Death row convict >Mohammed Arif alias Ashfaq , a Pakistani national found guilty of conspiring to organise the attack on the Red Fort complex in Delhi in 2000, in which two Army soldiers and a sentry were killed, has been given one more opportunity of an oral hearing. His lawyers have been allowed by the Supreme Court to file a fresh petition seeking a review of the death sentence confirmed by the court in August 2011 so that the matter can be heard once again in open court. The court has once again demonstrated its inexhaustible capacity to deal with death penalty cases in a spirit of compassion. A September 2014 Constitution Bench judgment ruling that a 30-minute oral hearing in open court for every review petition involving the penalty is a constitutional requirement was not applicable to Ashfaq, one of the petitioners before it. This was because the limited oral hearing in death row cases was just an exception to the general rule that review petitions be decided by circulation of the papers among judges. The exception was limited to those cases in which both a review petition and a subsequent curative plea had already been rejected. In Ashfaq’s case, the court declined to review his sentence in August 2012 and the curative petition was rejected in January 2014. Chief Justice T.S. Thakur has, however, decided that he deserves a concession in order that even the slightest possibility of error may be eliminated, for he was the sole convict who did not get the benefit of the earlier verdict.
After upholding Ashfaq’s death sentence and declining to review it, obviously because there was no apparent error, is it not mere moral tokenism to afford him another oral hearing? Howsoever one may answer this question, it cannot be disputed that the Supreme Court has been dealing with cases culminating in the >death penalty in a liberal spirit in recent years. It has delivered a series of judgments widening the scope of the clemency jurisdiction. Even when constrained by an earlier judgment by another five-member Constitution Bench allowing the disposal of review petitions without an oral hearing, the Bench, in 2014, carved out an exception for death row cases alone by making oral hearing an integral part of ‘reasonable procedure’. By extending the benefit to Ashaq, a Lashkar-e-Taiba terrorist found guilty of plotting and facilitating an audacious attack , the court is enhancing the value of due process. Some critics may question the wisdom of being magnanimous towards such offenders and not taking a stern stand against all forms of terrorism. This apparent conflict between the thirst for condign punishment and the twinge of conscience about sending one to the gallows will persist as long as the death penalty remains on the statute book. Until it is well and truly abolished, it is only the court that can humanise the law and procedure relating to death and mercy.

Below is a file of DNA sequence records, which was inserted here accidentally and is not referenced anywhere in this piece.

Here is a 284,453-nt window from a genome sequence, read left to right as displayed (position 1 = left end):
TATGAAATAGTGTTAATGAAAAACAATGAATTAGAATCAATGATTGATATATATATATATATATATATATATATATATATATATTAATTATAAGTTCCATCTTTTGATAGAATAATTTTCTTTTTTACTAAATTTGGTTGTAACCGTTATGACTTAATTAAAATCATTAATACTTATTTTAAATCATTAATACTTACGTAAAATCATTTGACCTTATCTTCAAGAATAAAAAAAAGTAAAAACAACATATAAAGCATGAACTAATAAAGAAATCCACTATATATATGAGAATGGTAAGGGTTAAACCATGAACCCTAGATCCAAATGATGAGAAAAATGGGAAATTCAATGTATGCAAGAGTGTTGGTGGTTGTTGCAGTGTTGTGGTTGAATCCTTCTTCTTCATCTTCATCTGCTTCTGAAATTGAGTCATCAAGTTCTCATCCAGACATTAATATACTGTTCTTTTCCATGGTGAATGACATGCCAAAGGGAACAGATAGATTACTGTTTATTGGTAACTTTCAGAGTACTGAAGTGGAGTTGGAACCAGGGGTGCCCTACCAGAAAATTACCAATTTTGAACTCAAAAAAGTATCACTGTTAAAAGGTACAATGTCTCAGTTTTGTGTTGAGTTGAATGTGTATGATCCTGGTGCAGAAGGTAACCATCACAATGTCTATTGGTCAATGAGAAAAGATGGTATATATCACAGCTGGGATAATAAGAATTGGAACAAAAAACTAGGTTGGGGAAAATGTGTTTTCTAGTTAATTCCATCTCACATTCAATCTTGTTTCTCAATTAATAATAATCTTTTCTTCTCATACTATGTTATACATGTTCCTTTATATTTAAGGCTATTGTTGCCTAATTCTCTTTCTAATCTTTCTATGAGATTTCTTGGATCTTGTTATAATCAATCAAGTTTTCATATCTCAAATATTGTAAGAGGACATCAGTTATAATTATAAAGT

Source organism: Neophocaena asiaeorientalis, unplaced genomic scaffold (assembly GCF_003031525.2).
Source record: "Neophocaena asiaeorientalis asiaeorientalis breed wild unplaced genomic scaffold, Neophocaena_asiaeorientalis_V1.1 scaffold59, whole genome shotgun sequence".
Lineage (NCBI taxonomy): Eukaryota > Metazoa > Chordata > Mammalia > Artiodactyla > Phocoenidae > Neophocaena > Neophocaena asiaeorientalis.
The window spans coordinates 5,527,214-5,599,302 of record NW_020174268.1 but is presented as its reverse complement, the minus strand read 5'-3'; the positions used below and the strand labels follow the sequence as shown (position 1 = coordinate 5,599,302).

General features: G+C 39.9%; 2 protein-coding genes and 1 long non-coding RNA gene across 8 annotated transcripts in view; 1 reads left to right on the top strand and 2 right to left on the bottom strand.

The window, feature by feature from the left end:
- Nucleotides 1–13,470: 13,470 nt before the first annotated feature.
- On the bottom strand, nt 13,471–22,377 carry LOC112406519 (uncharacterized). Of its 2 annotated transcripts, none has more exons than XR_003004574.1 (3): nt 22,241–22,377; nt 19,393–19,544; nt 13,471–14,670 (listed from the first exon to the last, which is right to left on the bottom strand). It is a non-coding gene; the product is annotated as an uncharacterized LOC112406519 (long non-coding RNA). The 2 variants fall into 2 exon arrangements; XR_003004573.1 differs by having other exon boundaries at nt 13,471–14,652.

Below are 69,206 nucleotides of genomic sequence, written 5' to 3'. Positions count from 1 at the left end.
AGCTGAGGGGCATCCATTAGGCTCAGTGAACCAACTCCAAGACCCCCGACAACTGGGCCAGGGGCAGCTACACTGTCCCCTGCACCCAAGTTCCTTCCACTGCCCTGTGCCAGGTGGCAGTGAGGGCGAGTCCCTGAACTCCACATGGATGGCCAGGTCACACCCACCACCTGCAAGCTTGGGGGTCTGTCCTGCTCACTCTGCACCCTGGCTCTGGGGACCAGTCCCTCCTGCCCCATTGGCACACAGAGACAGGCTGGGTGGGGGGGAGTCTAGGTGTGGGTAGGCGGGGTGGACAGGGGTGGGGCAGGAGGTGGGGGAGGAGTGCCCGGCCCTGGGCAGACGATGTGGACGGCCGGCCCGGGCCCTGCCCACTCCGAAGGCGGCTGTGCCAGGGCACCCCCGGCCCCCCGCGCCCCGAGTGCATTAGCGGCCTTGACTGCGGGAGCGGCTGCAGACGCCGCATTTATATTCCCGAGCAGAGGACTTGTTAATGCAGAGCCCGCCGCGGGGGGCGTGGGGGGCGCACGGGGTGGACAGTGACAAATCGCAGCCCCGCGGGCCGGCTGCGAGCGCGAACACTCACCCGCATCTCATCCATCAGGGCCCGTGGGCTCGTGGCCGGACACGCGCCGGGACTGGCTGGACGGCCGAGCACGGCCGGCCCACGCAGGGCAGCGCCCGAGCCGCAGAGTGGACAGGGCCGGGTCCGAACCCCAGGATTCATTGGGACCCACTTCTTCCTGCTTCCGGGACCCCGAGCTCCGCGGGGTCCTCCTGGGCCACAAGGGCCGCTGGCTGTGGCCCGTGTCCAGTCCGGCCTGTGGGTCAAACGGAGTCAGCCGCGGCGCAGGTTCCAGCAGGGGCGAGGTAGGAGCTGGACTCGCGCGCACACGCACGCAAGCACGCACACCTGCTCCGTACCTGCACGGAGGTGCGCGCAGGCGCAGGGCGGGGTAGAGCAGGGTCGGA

From the archive: >Security forces keep a tight leash at Red Fort